Europa Hotel, Great Victoria St,Belfast,Northern Ireland, with Ulsterbus
Contributor:Tony Smith / Alamy Stock Photo
File size:55.7 MB (2 MB Compressed download)
Releases:Model - no | Property - noDo I need a release?
Dimensions:4000 x 4868 px | 33.9 x 41.2 cm | 13.3 x 16.2 inches | 300dpi
Date taken:20 October 2016
Location:Great Victoria St, Belfast BT2 7AP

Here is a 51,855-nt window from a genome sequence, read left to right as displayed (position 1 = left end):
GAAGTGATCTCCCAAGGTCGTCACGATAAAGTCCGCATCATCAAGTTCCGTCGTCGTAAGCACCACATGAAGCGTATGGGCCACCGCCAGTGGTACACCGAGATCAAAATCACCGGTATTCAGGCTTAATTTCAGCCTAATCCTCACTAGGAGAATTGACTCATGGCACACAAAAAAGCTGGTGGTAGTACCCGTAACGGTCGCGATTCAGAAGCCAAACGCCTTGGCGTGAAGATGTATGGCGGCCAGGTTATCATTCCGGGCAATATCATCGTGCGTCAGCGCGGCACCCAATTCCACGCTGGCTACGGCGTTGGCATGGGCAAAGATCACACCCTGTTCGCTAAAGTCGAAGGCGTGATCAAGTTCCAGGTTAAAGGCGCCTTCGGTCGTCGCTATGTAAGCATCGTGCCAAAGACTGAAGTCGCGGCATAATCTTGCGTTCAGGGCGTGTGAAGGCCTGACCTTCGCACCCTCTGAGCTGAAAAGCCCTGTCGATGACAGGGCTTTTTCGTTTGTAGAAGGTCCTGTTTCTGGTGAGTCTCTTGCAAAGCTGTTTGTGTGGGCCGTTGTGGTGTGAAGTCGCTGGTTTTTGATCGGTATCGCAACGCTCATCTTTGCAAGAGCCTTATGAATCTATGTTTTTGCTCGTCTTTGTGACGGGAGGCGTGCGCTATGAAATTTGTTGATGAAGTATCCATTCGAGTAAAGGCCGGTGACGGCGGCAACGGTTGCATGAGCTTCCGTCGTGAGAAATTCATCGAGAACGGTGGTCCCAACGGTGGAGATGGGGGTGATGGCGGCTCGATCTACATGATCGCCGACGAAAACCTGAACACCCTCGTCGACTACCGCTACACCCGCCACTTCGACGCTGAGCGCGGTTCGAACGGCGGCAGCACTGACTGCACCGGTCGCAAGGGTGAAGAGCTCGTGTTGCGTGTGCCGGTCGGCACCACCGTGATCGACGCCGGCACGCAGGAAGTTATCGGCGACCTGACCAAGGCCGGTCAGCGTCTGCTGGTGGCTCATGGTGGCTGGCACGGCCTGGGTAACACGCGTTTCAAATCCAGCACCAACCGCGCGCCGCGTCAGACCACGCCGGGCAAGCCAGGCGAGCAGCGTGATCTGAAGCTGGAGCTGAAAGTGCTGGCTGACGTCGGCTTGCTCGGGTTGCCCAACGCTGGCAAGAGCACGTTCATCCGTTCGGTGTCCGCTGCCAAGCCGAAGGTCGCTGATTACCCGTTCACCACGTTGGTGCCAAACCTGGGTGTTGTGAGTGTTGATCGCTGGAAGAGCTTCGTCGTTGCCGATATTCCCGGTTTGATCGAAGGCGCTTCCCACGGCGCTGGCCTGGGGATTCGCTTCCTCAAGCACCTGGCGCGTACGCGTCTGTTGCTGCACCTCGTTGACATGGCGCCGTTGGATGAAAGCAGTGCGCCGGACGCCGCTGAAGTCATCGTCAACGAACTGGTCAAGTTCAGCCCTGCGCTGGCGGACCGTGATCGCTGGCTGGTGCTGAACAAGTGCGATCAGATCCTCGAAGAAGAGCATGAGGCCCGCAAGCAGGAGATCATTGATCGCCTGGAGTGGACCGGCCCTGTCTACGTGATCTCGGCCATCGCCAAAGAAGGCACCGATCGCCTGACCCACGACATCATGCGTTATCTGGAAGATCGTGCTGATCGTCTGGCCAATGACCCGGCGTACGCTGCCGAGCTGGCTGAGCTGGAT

The Europa Hotel is a four-star hotel in Great Victoria Street, Belfast, Northern Ireland. It has hosted presidents, prime ministers and celebrities. It is known as the "most bombed hotel in Europe" and the "most bombed hotel in the world" after having suffered 36 bomb attacks during the Troubles. The hotel, designed by architects Sydney Kaye, Eric Firkin & Partners, opened in July 1971. It was built on the site of the former Great Northern Railway station and stands 51 metres high. During The Troubles, the hotel, where most journalists covering the Troubles stayed, was known as Europe’s most bombed hotel, earning the name "the Hardboard Hotel". The hotel was blown up by the Provisional IRA in 1993 and damaged so badly that it sold for only £4.4m. The Europa Hotel became part of the Hastings Hotels group on 3 August 1993, whereupon it was announced that it would close for the first time in its 22-year history to allow for major refurbishment. Following an £8m investment, the hotel reopened in February 1994. Its first official event was the Flax Trust Ball, a gala evening for 500 local and international dignitaries. President Clinton and First Lady Hillary Clinton stayed in the hotel in November 1995; the suite used by the Clintons was subsequently renamed the Clinton Suite. The presidential entourage booked 110 rooms at the hotel. Started in early 2008, an extension to the hotel increased the height of a rear wing by seven floors, to twelve floors, and increased bedrooms from 240 to 272. The extension was designed by Robinson McIlwaine Architects and was completed late in 2008